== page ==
Australian football’s ruling body unveiled on Tuesday an ambitious 20-year plan aimed at making ‘soccer’ the No.1 sport in the country – and its national team, the Socceroos, competitive in all World Cup and Asian Cups. wpid-footballjpgpagespeedceVId9czVxgI.jpg
On the back of the national men’s team success at the 2015 AFC Asian Cup where the Socceroos defeated South Korea in a home final, Football Federation Australia (FFA) chief David Gallop outlined the sport’s mission in Australia for the next two decades encompassing elite, development, grassroots and supporter areas.
The plan includes a goal to have all national sides playing with a distinctive Australian style that places them in contention for all FIFA (Federation Internationale de Football Association) and AFC (Asian Football Confederation) championships.
Australia only played one World Cup tournament up to 2002 but, due to an administration overhaul and a move from the Oceania group to Asia, has qualified for the past three tournaments.
It has established itself as a heavyweight in Asia and Gallop said the best years of Australian football were ahead of it.
“We have a firm conviction that football’s best years are ahead of us,” said Gallop. “We know that growth will inevitably bring greater revenues and new incomes streams, enough to fund the future.”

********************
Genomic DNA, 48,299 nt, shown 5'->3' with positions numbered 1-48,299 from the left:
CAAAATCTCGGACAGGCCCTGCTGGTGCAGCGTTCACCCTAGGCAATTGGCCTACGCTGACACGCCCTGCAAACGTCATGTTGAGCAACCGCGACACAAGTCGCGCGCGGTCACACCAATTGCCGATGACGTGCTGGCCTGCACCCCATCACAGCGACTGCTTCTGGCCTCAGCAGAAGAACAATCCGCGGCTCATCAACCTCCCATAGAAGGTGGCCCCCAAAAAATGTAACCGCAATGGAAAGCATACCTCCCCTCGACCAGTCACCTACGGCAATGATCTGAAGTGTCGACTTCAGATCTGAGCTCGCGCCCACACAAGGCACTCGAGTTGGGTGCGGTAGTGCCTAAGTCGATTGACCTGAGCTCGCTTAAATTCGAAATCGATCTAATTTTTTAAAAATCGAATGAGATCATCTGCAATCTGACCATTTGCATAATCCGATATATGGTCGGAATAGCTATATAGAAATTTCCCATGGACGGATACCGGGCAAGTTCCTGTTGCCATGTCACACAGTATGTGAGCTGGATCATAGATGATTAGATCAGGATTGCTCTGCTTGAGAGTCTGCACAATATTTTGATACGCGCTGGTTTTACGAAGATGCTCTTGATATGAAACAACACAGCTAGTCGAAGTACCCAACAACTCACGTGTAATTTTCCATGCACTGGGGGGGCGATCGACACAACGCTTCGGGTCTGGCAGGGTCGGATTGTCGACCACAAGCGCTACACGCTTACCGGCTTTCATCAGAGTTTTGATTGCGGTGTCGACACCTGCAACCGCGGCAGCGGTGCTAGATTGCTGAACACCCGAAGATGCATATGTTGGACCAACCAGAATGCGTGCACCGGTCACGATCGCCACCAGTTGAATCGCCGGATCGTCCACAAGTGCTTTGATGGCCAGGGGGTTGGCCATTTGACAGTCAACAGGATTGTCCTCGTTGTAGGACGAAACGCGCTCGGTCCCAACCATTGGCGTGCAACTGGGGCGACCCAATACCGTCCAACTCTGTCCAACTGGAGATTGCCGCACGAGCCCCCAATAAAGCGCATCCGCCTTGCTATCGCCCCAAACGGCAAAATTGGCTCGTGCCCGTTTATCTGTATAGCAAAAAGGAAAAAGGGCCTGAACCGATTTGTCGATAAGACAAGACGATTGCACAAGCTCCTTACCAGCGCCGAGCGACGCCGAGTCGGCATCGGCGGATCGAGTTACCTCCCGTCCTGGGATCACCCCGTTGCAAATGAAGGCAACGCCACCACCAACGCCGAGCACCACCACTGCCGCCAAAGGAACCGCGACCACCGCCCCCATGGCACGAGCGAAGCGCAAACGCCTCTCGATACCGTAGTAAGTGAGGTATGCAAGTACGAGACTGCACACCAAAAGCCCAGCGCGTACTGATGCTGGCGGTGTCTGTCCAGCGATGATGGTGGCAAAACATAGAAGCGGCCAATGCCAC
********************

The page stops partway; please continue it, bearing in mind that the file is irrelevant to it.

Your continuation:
Gallop said the plan had been developed without being limited by the game’s current resources.
By 2035, the Whole of Football Plan (WOFP) projects 15 million Australians will be part of the football community and that figure would include one million club members.
Extra revenue from this surge in popularity will help build world-class academies that will make going overseas an option, but not a requirement, for Australian youth players seeking elite development.
The academies are expected to drive a combined pool of 3,000 elite male and female players from 12 to 19 that will be vying for future national selection and professional contracts.
The WOFP also noted the 2023 FIFA Women’s World Cup, which Australia wants to host, would be a driver of women’s football participation and professionalism.
Professionally, football sits behind Australian football and rugby league in terms of money and exposure. However, grassroots involvement in ‘soccer’ has grown substantially in the past decade and puts the number of football’s participants at a similar level to the indigenous Australian rules code. Enditem

Source: Xinhua

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